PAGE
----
Options for a Tall Hedge

Q: I have about 45 feet of east-west fencing that is next to an alley, full sun for the most part, and a two-story apartment building on the other side of the alley that looks into my backyard. Our existing bushes are very tired, and it is time to replace them. Four out of six landscapers suggested Ficus (nitida), even though a lot of Ficus was lost this past freeze. I’m pretty sure I don’t want Ficus; I don’t care to spend thousands of dollars and have to take a chance, even if it is only “once in 15 years.” Another guy suggested podacarpus, and I was also wondering about oleander. I will water as needed to establish, but I would hope that whatever goes in there will be water thrifty in the long run. I am hoping for a hedge that is at least 10 feet at maturity, full size within a couple of years, something I might only have to shape or trim twice a year.
— Linda Worland
A: You are correct about Ficus being cold sensitive and thus not a good choice if you are concerned about future damage in a freeze. The yew pine (Podocarpus gracilior) is a better choice. According to literature on the subject, yew pine is only slightly more cold tolerant than Ficus, yet yew pine did come through last January’s freeze with nothing more than superficial burning of its foliage. Yew pine has feathery leaves and serves admirably as a plant for tall hedges or living screens. You might only want to acidify the soil with peat moss prior to planting since yew pine will occasionally show chlorosis (yellow foliage) where the soil is too alkaline. Do not plant oleanders since they are susceptible to the deadly oleander leaf scorch bacterial disease.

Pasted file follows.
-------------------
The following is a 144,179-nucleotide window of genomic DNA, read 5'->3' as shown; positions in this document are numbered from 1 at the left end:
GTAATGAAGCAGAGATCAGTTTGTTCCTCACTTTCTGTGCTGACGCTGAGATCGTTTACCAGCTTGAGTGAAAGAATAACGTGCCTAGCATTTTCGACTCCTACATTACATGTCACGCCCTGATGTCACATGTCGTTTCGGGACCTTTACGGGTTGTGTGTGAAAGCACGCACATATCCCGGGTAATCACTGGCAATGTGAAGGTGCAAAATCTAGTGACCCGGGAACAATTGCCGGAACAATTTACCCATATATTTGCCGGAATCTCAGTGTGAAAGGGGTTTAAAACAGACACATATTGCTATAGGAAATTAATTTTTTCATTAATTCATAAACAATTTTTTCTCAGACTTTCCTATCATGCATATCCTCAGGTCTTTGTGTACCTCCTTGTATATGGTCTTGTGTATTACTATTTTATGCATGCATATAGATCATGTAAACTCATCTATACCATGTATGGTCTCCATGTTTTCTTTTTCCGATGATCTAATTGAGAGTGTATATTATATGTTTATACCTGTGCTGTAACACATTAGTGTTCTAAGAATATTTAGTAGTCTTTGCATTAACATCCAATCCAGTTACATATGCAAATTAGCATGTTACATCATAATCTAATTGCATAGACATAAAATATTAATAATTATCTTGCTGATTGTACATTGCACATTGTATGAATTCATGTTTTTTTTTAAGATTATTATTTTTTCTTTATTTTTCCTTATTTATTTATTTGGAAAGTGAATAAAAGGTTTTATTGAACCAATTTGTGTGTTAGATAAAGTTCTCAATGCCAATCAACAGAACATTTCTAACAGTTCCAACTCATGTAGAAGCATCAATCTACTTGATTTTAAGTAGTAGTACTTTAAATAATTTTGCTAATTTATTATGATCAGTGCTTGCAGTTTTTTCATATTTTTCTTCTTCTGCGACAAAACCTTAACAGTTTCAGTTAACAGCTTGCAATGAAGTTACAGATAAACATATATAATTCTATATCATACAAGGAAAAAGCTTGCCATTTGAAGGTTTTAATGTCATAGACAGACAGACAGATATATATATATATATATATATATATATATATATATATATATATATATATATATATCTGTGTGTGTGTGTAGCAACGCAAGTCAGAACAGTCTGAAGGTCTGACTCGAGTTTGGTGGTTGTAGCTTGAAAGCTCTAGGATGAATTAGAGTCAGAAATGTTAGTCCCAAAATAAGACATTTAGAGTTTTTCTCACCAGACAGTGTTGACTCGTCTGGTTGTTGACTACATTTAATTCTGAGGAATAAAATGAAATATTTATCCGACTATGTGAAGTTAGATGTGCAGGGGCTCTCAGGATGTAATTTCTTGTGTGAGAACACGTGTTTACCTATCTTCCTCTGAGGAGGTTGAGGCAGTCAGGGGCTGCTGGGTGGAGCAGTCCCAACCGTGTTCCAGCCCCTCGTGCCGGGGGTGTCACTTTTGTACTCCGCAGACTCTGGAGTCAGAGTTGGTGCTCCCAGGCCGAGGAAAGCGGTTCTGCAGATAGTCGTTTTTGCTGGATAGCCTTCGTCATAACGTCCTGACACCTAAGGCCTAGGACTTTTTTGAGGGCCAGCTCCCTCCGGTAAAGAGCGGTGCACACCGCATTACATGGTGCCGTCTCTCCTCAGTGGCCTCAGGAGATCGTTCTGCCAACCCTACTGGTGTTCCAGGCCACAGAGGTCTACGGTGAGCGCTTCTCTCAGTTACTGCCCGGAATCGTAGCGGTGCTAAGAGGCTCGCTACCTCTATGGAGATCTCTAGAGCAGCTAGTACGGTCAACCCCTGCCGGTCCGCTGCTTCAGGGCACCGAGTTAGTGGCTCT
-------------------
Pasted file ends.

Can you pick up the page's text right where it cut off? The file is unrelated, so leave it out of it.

My personal choice for a tall hedge would be glossy privet (Ligustrum lucidum). This is a workhorse of a plant. It is an unglamorous, yet rapid grower that is eminently suitable for hedges, be they three or thirty-three feet tall. Its lone drawback is that it eventually produces a heavy litter of purple, pulpy fruit that will stain concrete surfaces, so you may not want to plant it near pool decks or sidewalks.
Another choice for a tall hedge would be giant timber bamboo (Bambusa oldhamii), which grows up to 50 feet tall. It is a clumping bamboo species so you do not have to worry, as in the case of running bamboo, that its shoots will sprout up all over your yard or through the cracks of adjacent paved surfaces.
If you want a truly dazzling effect, plant climbing roses close together and train them into a hedge. The long-blooming `Climbing Iceberg’ serves well as a tall hedge plant, growing up to 10 feet in height. `Climbing Iceberg’ is a mutation of the familiar floribunda `Iceberg’ rose. Both plants produce clusters of up to 15 honey-scented, semi-double white roses per spray from spring through fall.
Q: Little bugs develop in the potting soil I have been using for my indoor plants. I have tried several different brands of potting soil and always have the same problem. What can I do to get rid of the bugs?
— G. Bayes
Simi Valley
A: The bugs you have are fungus gnats, tiny flylike creatures that can become a terrible nuisance around indoor plants. The reason that you cannot get rid of this insect is because its larval (maggot) stage feeds on and clings to plant roots. Thus, your indoor plant roots could continue to be inhabited by fungus gnat larvae even as the potting soil around them is changed.
The best way to keep fungus gnats away is to use potting soil with aged compost. Potting soil with fresh compost, less than six months old, frequently contains the eggs of fungus gnats.

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